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The WT3 Protocol Can Help Many People Recover

There are a lot of patients that doctors think of as being “fine” even though they complain of fatigue, headaches, depression, easy weight gain, irritability, and many other symptoms. I know, because I also had been trained to think that way.

Most doctors have been trained in medical school to think that if the patients’ tests are fine there probably isn’t anything significantly wrong. Many years ago, a patient brought me a book that introduced me to the idea that the body temperature might be a good indicator of the metabolic rate even if blood tests are normal.

Using body temperature as a guide, I began to see that patients often responded dramatically well to a certain thyroid medicine given in a certain way even though their thyroid blood tests were normal. I was surprised because that contradicted what I had been taught in school. What surprised me even more was when many of the patients remained improved even after the treatment had been discontinued.

Thus, not only did I see sick people with normal tests get better, I saw them stay better. This was eye-opening to me because it clearly demonstrated that restoration of health is often possible. So many times, we as doctors have been trained to think of health problems as something wrong that needs to be managed, instead of as something that can possibly be corrected.

How do we know when a treatment is actually correcting a problem instead of just covering symptoms? To me, when the symptoms remain improved even after the treatment’s been discontinued, that’s a very promising sign that some correction has taken place. On the other hand, if symptoms return once a treatment is stopped that suggests that the treatment was just masking symptoms.

Dr. Friedman’s Comments

When I was in college I traveled in India and developed a bad case of parasites. I went back home to the States to get better. Upon my return I took 4 series of antibiotics, despite the fact that I was getting worse. I decided to try another approach and went to see a naturopathic physician. Frankly, I was somewhat skeptical when he prescribed me a special type of diet and some supplements. However, after two months my digestive problems were finally treated effectively, but not only that, 90% of my airborne allergies disappeared. I came in for treatment with one illness, and instead of getting side effects, I received a wonderful side benefit. I soon realized that the herbalists of India could have cured me much better than the gastroenterologists in the States.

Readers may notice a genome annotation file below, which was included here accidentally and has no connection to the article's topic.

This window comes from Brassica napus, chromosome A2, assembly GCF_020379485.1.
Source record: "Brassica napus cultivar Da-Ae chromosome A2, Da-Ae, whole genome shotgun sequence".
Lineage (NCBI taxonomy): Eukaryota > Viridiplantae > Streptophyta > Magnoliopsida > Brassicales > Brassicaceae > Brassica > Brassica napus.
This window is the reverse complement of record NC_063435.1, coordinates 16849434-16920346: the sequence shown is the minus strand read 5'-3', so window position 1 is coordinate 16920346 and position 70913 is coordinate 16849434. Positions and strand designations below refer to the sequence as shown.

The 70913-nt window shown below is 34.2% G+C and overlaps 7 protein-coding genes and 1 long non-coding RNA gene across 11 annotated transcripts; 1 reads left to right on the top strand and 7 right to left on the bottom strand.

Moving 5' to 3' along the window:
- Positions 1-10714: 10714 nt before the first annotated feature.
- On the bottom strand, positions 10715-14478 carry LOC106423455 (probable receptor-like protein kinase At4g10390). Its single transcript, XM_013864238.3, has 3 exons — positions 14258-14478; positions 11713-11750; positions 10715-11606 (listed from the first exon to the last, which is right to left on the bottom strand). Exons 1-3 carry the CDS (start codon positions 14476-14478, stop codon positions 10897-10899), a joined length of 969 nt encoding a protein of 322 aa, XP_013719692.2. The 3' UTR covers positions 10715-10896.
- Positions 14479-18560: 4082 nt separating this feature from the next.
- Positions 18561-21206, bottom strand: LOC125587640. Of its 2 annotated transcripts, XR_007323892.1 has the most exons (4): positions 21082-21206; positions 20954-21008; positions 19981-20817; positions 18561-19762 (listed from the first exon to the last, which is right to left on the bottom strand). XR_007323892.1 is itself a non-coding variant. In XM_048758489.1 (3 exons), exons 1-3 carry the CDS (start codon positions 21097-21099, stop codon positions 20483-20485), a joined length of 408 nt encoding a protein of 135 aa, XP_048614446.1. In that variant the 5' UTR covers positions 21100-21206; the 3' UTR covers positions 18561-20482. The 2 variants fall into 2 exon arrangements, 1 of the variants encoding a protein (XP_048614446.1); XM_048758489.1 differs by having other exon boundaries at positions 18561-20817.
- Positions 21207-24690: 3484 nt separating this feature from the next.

My decision to choose naturopathic medical school instead of allopathic medical school was primarily based on this past experience with my health. After finishing my four years at medical school, I treated my first patient Judyth. Within a few years of treatment she was able to overcome six chronic conditions that were considered incurable by the conventional medical community including Parkinson’s disease, Irritable Bowel Syndrome, Diverticulosis, Diabetic Retinopathy, Diabetes and Arthritis.

Primarily because of the success of my patient Judyth, I began to focus on herbal support for Diabetes. Later, I received funding for a one year research project on herbal support for Diabetes. To my surprise, the herbs I studied were helpful support in people with diabetes and the same herbs were equally helpful in people with hypoglycemia. In clinical practice I started experimenting with giving herbs in unorthodox manners. I used herbs for benign prostatic hypertrophy that are normally used to treat menopause, and prescribed herbs for ovarian enlargement that are normally used for prostate enlargement. To my surprise, the herbs worked interchangeably well in both groups.

A friend of mine in Canada told me about a treatment of T3 for Wilson’s Temperature Syndrome. I started using the treatment on my patients, and soon my practice was dedicated to endocrine conditions with a focus on hormones and herbs. I started combining both modalities and was soon finding that I was getting predictable responses in a variety of illnesses that were considered incurable by the medical community. I invited Dr. Wilson to teach one of my classes in Endocrinology and soon we started talking herbs in conjunction with T3. Dr. Wilson came up with the term Restorative Medicine, signifying medicine that can restore health, not just control symptoms. We decided to join our talents together to provide education and supplements to physicians to help them restore health to their patients.